By: Bill Somerville
There are certain givens when working in professional philanthropy (foundations). The list of 25 bullet points below is my effort to shed light on them, based on several decades working with and for grantmakers.
- Trust people – trust yourself.
- Be willing to venture, to take risks, but don’t gamble.
- If something fails, it is a learning experience.
- Give funds when they are needed, move quickly.
- Consider a letter of transmittal written by you vs. an application by an applicant.
- Do away with deadlines.
- Get out of the office, do on-site visits.
- Hunt for and find outstanding people and fund them.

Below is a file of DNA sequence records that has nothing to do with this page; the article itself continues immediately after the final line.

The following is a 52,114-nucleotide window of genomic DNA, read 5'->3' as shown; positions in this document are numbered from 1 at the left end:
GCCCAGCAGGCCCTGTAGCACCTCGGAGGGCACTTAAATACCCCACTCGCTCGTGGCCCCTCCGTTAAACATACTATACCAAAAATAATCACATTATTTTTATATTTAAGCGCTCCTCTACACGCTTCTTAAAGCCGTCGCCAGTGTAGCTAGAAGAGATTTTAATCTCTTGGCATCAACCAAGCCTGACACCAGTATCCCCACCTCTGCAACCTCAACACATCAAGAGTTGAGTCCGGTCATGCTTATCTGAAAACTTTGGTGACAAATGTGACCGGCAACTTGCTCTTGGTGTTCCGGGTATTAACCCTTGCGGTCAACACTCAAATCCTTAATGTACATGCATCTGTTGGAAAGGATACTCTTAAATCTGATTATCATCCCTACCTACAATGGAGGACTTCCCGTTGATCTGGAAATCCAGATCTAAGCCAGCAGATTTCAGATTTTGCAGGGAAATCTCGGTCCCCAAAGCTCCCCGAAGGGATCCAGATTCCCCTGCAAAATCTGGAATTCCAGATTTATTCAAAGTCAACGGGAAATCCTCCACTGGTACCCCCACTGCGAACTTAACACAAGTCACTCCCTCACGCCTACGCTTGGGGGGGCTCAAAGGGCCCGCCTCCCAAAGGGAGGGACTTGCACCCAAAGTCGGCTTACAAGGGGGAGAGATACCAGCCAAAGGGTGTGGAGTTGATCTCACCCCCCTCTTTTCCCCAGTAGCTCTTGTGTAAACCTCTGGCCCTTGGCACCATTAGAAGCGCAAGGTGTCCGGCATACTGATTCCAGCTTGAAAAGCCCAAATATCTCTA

- Invest in worthy people and only fund if a talented person/leader is involved.
- Don’t fund unless there is a talented person/leader involved.
- Don’t do rescue funding – there is no momentum to it.
- Don’t do contribution funding, such as “We need a million, would you give us $5,000?”
- Create priorities – vital, important, desirable.
- Take the initiative, don’t wait; make things happen.
- Convene people around an issue.
- Give discretionary money for use as they see fit.
- Don’t do quid pro quo funding, i.e. “I’ll buy a dinner table if you’ll fund at my event.”
- Be careful of loans. They are deferred grants in disguise.
- Be wary of challenge/matching grants. Donors don’t give the full amount needed.
- Consider college youth interns at your foundation, full time in summer.
- Consider public sector funding – teachers, social workers, librarians, juvenile judges
- Exercise modesty in your work.
- Treat applicants as colleagues.
- Be careful of scholarships. They are the most time consuming of grants.
- Consider designated funds over fiscal sponsorships.
- Build trust by being transparent about what you do and how you do it.